Students didn’t see reports capture their growth over time, and they didn’t see their areas of relative strength and weakness captured in a final proficiency level. Students were grateful that our teachers knew them well–but they were frustrated with how it all boiled down to a final word: in our case, exemplary, accomplished, developing, or beginning.

What do students need from assessment? After several series of interviews capturing virtually all students, our faculty found that students need:

  • To understand how they are doing, how to improve, and how to be on track for where they want to be
  • To know where they stand in relation to each other or a broader pool
  • To feel like their hard work is validated by their assessment
  • To feel like the process is equitable
  • To know how to develop to the next level of skill and understanding
  • To feel in control of their performance

Parent Needs

We also interviewed and surveyed parents. We found parent anxiety about how their children were doing and a desire for more information about where their children should focus. More than anything, we found that parents didn’t like feeling surprised–and they wanted to feel connected with the children whose school day they don’t get to see. Ultimately, we distilled parent needs into three areas:

  • To consistently know how their child is doing
  • To assist their child’s growth
  • To feel connected
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College Needs

Finally, we talked to a range of college admissions representatives who faced the challenge of distilling complex information quickly. We were providing narrative information about each student, but colleges needed a level of benchmarking and an ability to compare different students. More than anything, they needed to make decisions quickly. Our faculty collected their interviews and surveys and identified that colleges needed:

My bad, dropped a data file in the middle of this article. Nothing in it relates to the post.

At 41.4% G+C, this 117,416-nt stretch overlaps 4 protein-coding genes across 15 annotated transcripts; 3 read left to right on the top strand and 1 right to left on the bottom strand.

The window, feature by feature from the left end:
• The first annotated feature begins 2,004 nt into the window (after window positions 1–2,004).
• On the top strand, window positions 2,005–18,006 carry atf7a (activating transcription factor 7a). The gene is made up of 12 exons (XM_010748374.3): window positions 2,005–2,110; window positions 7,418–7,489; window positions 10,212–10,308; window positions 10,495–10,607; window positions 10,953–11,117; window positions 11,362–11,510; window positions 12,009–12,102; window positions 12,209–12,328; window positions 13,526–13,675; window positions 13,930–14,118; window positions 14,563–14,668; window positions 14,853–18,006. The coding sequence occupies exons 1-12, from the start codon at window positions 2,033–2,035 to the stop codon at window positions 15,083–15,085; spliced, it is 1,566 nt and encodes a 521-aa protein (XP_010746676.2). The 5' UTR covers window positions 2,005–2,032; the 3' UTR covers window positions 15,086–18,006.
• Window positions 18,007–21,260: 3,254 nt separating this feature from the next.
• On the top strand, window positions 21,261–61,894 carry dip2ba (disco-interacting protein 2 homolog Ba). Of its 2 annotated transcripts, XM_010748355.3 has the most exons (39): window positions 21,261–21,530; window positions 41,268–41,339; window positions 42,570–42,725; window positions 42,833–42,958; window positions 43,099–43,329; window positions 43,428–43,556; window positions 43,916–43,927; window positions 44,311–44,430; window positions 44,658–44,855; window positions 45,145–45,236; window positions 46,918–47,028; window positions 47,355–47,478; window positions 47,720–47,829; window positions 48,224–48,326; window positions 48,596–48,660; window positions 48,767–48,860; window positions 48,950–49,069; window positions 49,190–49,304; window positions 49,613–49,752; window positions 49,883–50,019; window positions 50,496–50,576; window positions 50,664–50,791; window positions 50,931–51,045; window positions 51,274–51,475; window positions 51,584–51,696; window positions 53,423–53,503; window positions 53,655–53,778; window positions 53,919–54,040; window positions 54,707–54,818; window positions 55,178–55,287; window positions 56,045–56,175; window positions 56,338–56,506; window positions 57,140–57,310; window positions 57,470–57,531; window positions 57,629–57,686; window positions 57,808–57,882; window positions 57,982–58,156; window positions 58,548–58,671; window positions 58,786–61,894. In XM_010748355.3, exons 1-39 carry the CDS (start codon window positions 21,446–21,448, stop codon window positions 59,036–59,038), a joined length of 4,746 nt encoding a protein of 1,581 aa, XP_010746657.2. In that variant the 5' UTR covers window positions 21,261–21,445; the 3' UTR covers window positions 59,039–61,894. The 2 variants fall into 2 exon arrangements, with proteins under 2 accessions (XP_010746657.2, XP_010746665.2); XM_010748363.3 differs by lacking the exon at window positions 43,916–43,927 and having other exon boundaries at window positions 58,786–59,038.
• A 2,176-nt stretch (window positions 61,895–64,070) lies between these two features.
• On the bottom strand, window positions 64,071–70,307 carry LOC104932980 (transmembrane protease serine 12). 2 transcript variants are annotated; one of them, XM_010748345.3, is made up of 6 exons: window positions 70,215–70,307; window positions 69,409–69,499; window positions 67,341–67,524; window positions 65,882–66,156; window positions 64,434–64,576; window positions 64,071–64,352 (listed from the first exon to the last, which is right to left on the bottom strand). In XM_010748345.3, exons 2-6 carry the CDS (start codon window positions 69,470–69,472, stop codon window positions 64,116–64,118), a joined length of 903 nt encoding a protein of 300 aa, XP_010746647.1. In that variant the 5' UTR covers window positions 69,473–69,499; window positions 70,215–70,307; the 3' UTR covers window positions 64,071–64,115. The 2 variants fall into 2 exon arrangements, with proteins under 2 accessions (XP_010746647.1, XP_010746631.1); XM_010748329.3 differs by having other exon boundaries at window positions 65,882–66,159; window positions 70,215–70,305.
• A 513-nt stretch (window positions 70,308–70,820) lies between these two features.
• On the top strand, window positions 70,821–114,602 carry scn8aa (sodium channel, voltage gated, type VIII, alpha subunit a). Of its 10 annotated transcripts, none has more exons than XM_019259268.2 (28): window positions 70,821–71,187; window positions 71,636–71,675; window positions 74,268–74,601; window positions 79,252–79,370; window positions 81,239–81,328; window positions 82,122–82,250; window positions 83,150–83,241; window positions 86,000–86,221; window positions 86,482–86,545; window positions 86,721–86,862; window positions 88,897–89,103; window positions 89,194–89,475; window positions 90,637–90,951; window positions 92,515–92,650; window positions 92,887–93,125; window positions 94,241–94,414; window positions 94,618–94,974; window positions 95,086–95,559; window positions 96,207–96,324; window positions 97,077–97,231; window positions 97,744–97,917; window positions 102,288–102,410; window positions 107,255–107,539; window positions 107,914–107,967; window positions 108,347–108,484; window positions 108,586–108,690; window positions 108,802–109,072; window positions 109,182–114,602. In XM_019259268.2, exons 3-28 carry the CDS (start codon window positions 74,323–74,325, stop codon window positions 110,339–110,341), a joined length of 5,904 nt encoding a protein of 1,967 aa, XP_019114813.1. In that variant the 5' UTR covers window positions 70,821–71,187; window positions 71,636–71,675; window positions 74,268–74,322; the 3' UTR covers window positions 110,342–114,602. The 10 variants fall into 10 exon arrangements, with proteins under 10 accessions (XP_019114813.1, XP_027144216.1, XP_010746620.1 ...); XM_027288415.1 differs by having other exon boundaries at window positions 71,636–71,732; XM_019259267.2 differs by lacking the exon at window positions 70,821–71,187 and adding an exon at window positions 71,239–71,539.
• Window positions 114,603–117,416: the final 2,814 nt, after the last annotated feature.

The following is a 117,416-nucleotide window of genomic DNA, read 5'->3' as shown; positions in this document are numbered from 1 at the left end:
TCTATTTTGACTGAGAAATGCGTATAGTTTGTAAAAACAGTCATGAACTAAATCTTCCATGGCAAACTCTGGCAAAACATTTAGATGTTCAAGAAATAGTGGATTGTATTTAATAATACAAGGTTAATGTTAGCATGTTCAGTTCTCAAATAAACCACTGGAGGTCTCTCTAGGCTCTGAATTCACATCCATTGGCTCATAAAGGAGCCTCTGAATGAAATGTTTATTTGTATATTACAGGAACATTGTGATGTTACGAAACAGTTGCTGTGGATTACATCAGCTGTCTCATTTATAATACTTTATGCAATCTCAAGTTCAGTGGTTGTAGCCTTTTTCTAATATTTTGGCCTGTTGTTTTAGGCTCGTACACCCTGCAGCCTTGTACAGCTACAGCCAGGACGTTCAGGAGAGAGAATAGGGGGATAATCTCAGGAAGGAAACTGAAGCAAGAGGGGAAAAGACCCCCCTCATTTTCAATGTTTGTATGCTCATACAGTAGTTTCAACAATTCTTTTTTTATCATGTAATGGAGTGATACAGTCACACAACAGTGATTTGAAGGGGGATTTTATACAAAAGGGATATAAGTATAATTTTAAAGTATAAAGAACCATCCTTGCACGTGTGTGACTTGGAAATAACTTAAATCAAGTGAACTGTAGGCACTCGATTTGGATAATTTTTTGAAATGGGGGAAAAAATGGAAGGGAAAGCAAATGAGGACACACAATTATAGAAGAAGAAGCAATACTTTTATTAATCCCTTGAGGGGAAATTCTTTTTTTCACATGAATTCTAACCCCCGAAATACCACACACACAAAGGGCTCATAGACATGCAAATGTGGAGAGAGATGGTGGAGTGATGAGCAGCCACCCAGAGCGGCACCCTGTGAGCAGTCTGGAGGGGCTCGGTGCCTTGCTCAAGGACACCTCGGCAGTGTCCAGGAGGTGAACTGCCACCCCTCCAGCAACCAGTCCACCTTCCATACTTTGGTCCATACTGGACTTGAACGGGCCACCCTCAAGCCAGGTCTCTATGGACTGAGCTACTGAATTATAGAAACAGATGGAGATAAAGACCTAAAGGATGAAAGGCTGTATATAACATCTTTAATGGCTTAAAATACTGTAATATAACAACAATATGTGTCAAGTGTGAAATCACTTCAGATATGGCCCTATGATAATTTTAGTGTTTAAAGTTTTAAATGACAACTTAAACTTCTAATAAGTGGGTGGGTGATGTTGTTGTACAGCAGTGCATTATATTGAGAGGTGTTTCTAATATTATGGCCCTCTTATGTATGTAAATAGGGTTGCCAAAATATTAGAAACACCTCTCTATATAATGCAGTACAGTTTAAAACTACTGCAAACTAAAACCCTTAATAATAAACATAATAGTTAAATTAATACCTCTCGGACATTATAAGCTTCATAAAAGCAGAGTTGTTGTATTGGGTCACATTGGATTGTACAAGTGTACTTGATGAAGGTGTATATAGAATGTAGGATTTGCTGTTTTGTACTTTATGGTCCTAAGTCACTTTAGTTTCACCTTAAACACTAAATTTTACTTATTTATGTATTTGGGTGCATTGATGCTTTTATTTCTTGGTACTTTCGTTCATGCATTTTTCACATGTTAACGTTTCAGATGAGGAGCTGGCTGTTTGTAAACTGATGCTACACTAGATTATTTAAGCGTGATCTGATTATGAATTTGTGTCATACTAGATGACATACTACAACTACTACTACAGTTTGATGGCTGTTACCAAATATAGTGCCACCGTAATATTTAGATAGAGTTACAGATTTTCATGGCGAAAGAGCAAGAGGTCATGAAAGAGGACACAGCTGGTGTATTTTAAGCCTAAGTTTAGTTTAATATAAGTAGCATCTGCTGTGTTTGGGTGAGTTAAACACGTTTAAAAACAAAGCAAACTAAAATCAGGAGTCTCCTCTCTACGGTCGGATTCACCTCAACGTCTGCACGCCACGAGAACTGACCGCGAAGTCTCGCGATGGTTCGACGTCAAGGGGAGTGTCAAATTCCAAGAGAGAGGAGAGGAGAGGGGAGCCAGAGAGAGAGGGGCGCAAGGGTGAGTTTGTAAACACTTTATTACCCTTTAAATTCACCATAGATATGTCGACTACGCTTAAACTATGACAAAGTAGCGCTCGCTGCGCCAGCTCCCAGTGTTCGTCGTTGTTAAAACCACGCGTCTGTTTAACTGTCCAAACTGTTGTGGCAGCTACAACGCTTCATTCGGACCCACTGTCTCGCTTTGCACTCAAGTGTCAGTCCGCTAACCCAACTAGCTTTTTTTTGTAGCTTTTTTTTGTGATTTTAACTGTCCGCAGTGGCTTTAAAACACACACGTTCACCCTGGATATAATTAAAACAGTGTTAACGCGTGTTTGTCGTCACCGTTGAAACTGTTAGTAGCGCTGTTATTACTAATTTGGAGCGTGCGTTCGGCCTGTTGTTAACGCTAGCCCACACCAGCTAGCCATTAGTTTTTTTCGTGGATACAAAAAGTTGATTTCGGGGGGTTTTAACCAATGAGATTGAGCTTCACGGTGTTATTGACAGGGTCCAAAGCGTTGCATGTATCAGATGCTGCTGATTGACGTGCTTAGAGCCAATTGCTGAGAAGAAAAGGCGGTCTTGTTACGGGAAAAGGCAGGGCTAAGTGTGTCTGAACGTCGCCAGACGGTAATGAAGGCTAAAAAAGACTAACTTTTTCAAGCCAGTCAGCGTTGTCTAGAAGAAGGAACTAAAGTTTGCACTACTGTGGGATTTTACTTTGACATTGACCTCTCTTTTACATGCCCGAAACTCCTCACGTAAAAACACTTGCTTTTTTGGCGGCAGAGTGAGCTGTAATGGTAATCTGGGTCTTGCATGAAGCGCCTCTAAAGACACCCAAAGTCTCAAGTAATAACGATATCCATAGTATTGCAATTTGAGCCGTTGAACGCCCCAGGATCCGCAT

• To determine whether the student is a fit with the school
  • To understand a student’s history of academic achievement
  • To understand a student relative to other students at the school
  • To understand the rigor of a student’s coursework
  • To interpret information quickly

At the end of our process, we made some concrete changes that made sense for our school and our mission – and will provide families with more nuanced information that also translates more easily to colleges. (If you’re interested in diving into the nitty gritty, you can drop me a line.)

But what we discovered during our design process also renewed our enthusiasm for a widely shared, nongraded Mastery Transcript, which will be digital, layered and searchable with standards developed at each participating school.

Some of that enthusiasm comes from introducing some very early markers of a mastery transcript, such as proficiency awards in each of the areas of our Portrait of a Graduate (such as craftsmanship).

Some comes from our excitement for a transcript that drops grades but adds meaning.

But our enthusiasm also comes from the power of schools working together to make transcripts and schools more human. We’re only one little school in Colorado, and our ability to push back against colleges is limited.

We don’t need to do this work separately. Working together, we can do better for all students.

Greg Bamford